Submitted to: Polymers and the Environment
Publication Type: Peer reviewed journal
Publication Acceptance Date: 8/30/2005
Publication Date: 3/18/2006
Citation: Willett, J.L., Finkenstadt, V.L. 2006. Reactive extrusion of starch-polyacrylamide graft copolymers using various starches. Polymers and the Environment. 14:125-129. Interpretive Summary: Starch, a renewable product from crops such as corn, wheat, and potatoes, is a low-cost raw material that offers opportunities for the development of functional polymers. One approach to improving starch functionality is the formation of starch graft copolymers (SGPs), which combine the properties of starch with synthetic polymers. Using a continuous process called reactive extrusion, we have prepared SGPs and evaluated their use as superabsorbents which are capable of holding more than 100 times their weight in water. We have found that the water absorbent properties depend on the type of starch used to make the SGP, and that native unmodified starches give higher absorbencies than modified starches. These results demonstrate the potential of producing starch-based superabsorbents using a continuous extrusion process, which has benefits compared to the conventional batch process. These starch-based superabsorbents offer new market opportunities for starch, and improve the economic competitiveness of U.S. agriculture.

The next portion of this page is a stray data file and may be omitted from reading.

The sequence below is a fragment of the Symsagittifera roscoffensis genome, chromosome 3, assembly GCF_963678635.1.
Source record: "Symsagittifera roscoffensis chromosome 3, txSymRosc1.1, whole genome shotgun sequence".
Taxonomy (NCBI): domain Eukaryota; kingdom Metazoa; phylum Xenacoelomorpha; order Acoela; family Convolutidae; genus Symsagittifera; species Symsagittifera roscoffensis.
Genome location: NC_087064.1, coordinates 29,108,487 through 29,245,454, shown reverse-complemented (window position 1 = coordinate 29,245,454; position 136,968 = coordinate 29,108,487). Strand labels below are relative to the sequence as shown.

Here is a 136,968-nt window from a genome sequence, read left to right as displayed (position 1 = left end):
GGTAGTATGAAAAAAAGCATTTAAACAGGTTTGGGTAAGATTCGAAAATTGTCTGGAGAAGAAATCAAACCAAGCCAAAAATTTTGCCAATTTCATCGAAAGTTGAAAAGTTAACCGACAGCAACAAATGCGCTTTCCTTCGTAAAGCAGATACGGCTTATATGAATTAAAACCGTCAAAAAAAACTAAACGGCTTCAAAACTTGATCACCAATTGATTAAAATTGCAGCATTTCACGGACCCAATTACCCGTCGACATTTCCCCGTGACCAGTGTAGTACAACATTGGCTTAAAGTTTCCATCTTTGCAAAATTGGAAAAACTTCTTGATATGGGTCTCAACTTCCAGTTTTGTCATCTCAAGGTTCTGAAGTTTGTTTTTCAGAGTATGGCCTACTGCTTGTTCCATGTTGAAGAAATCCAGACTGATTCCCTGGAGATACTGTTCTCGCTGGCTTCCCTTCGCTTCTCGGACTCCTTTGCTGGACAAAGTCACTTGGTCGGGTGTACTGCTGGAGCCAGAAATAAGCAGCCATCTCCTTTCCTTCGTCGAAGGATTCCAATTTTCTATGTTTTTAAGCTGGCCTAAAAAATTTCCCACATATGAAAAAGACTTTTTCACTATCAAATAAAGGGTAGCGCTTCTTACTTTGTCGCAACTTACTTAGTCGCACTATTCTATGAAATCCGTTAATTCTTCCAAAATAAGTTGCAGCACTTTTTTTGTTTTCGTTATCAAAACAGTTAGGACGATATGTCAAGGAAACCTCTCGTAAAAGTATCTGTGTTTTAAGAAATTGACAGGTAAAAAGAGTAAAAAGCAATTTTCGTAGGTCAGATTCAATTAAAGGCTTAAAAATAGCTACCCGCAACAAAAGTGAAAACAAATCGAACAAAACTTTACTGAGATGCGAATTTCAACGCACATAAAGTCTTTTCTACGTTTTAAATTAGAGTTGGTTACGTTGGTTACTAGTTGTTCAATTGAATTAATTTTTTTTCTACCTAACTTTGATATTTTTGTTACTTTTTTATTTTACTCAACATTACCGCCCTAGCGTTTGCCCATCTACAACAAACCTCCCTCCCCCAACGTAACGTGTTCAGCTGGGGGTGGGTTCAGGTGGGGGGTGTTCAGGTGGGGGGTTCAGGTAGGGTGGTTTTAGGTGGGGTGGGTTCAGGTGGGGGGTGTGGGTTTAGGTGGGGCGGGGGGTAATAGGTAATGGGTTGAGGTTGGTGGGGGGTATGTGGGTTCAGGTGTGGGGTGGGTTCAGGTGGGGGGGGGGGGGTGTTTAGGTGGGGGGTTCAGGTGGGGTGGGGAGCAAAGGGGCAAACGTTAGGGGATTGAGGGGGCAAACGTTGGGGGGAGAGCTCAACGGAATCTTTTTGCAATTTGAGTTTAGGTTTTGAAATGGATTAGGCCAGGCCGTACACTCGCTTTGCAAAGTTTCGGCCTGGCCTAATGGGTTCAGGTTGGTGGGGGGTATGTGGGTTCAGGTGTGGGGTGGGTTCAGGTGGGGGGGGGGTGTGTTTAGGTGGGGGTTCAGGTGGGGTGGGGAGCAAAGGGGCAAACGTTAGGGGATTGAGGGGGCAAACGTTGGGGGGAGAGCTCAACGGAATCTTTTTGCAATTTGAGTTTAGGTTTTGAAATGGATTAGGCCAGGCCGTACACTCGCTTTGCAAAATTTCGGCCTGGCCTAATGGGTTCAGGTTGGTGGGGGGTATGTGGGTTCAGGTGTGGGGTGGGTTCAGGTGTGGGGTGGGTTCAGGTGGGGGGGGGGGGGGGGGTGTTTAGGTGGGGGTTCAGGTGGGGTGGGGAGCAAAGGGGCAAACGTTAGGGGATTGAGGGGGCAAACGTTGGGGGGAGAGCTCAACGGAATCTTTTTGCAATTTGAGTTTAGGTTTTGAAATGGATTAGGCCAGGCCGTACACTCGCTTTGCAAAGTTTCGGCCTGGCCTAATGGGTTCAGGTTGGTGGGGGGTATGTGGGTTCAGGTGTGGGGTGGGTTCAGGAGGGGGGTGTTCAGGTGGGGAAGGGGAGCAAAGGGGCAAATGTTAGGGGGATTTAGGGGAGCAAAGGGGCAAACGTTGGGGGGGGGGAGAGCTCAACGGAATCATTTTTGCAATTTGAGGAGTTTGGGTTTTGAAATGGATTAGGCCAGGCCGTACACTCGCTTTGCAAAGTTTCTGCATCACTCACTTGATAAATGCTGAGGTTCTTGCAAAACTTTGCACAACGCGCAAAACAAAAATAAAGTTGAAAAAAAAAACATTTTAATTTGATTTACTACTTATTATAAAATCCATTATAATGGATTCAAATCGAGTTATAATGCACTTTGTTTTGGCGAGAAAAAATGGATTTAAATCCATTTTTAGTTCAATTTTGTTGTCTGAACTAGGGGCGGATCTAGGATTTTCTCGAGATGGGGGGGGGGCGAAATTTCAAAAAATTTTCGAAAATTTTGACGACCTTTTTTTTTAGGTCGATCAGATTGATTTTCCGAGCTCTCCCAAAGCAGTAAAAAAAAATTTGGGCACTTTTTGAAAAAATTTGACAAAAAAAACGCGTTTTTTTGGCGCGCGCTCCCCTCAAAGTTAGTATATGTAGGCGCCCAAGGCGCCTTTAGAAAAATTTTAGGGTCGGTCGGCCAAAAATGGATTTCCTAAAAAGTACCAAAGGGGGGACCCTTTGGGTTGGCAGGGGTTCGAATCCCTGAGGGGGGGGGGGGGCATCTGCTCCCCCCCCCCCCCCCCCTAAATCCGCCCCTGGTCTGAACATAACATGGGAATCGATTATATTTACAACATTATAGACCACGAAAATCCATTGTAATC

Technical Abstract: Graft copolymers of polyacrylamide and various substrates were prepared by reactive extrusion in a twin screw extruder using ammonium persulfate as initiator. Substrates included unmodified starches (corn, waxy maize, wheat, and potato), cationic starches, dextrin, dextran, and polyvinyl alcohol (PVOH). The feed ratio of substrate to monomer was 2:1. Average conversion of monomer to polymer was 88.9% (± 5.1%). Graft contents for the starch substrates were approximately 25% with grafting efficiencies of about 70%. Polyacrylamide graft molecular weights ranged from 317,000 to 769,000. Absorbencies at pH 7 for saponified graft copolymers prepared with unmodified starches were approximately 200 g/g and approximately 150 g/g for the cationic starches, dextran, and PVOH. In electrolyte solution (0.9% NaCl), absorbencies were in the range of 26 g/g to 59 g/g, depending on substrate type. Saponified dextrin copolymers were essentially soluble with absorbencies of 6 g/g in water and 12 g/g in 0.9% NaCl.